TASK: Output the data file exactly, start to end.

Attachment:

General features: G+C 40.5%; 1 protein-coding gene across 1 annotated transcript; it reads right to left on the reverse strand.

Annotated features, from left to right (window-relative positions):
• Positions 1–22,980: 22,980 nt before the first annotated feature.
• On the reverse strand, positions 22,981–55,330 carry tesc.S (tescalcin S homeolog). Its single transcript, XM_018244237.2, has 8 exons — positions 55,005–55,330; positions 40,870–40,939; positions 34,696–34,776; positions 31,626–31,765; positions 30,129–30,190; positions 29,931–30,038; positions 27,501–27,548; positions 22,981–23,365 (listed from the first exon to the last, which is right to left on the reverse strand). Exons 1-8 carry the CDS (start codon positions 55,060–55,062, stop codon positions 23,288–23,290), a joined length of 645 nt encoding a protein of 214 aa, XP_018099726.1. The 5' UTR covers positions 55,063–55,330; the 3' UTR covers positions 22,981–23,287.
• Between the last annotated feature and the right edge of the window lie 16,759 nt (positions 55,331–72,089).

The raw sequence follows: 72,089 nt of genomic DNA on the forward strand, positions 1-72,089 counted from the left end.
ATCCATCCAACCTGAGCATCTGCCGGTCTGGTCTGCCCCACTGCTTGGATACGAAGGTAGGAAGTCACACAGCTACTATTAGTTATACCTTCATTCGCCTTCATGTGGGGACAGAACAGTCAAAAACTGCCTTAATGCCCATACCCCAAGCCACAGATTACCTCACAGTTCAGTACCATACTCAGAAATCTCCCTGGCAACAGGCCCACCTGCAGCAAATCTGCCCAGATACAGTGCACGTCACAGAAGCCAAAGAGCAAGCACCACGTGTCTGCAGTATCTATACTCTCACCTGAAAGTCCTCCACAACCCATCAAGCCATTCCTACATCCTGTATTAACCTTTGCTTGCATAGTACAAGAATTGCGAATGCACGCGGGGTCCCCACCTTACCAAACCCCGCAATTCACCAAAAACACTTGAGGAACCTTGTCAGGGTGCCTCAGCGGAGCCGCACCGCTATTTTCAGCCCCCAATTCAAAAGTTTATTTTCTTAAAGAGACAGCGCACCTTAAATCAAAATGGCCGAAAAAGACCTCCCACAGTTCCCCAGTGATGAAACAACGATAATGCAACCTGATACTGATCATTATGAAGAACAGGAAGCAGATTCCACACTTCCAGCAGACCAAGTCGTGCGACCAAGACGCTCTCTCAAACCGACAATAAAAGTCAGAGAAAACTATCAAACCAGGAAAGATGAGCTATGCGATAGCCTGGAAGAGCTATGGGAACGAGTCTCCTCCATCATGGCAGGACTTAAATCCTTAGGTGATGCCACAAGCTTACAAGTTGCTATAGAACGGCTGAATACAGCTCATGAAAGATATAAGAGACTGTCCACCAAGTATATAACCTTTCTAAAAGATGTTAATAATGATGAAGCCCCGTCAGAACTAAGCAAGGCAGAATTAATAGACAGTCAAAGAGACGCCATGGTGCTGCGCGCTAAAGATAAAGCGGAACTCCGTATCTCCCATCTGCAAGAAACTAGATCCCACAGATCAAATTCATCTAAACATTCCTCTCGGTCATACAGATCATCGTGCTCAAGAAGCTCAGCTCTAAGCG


General features: G+C 40.5%; 1 protein-coding gene across 1 annotated transcript; it reads right to left on the reverse strand.

Annotated features, from left to right (window-relative positions):
• Positions 1–22,980: 22,980 nt before the first annotated feature.
• On the reverse strand, positions 22,981–55,330 carry tesc.S (tescalcin S homeolog). Its single transcript, XM_018244237.2, has 8 exons — positions 55,005–55,330; positions 40,870–40,939; positions 34,696–34,776; positions 31,626–31,765; positions 30,129–30,190; positions 29,931–30,038; positions 27,501–27,548; positions 22,981–23,365 (listed from the first exon to the last, which is right to left on the reverse strand). Exons 1-8 carry the CDS (start codon positions 55,060–55,062, stop codon positions 23,288–23,290), a joined length of 645 nt encoding a protein of 214 aa, XP_018099726.1. The 5' UTR covers positions 55,063–55,330; the 3' UTR covers positions 22,981–23,287.
• Between the last annotated feature and the right edge of the window lie 16,759 nt (positions 55,331–72,089).

The raw sequence follows: 72,089 nt of genomic DNA on the forward strand, positions 1-72,089 counted from the left end.
ATCCATCCAACCTGAGCATCTGCCGGTCTGGTCTGCCCCACTGCTTGGATACGAAGGTAGGAAGTCACACAGCTACTATTAGTTATACCTTCATTCGCCTTCATGTGGGGACAGAACAGTCAAAAACTGCCTTAATGCCCATACCCCAAGCCACAGATTACCTCACAGTTCAGTACCATACTCAGAAATCTCCCTGGCAACAGGCCCACCTGCAGCAAATCTGCCCAGATACAGTGCACGTCACAGAAGCCAAAGAGCAAGCACCACGTGTCTGCAGTATCTATACTCTCACCTGAAAGTCCTCCACAACCCATCAAGCCATTCCTACATCCTGTATTAACCTTTGCTTGCATAGTACAAGAATTGCGAATGCACGCGGGGTCCCCACCTTACCAAACCCCGCAATTCACCAAAAACACTTGAGGAACCTTGTCAGGGTGCCTCAGCGGAGCCGCACCGCTATTTTCAGCCCCCAATTCAAAAGTTTATTTTCTTAAAGAGACAGCGCACCTTAAATCAAAATGGCCGAAAAAGACCTCCCACAGTTCCCCAGTGATGAAACAACGATAATGCAACCTGATACTGATCATTATGAAGAACAGGAAGCAGATTCCACACTTCCAGCAGACCAAGTCGTGCGACCAAGACGCTCTCTCAAACCGACAATAAAAGTCAGAGAAAACTATCAAACCAGGAAAGATGAGCTATGCGATAGCCTGGAAGAGCTATGGGAACGAGTCTCCTCCATCATGGCAGGACTTAAATCCTTAGGTGATGCCACAAGCTTACAAGTTGCTATAGAACGGCTGAATACAGCTCATGAAAGATATAAGAGACTGTCCACCAAGTATATAACCTTTCTAAAAGATGTTAATAATGATGAAGCCCCGTCAGAACTAAGCAAGGCAGAATTAATAGACAGTCAAAGAGACGCCATGGTGCTGCGCGCTAAAGATAAAGCGGAACTCCGTATCTCCCATCTGCAAGAAACTAGATCCCACAGATCAAATTCATCTAAACATTCCTCTCGGTCATACAGATCATCGTGCTCAAGAAGCTCAGCTCTAAGCG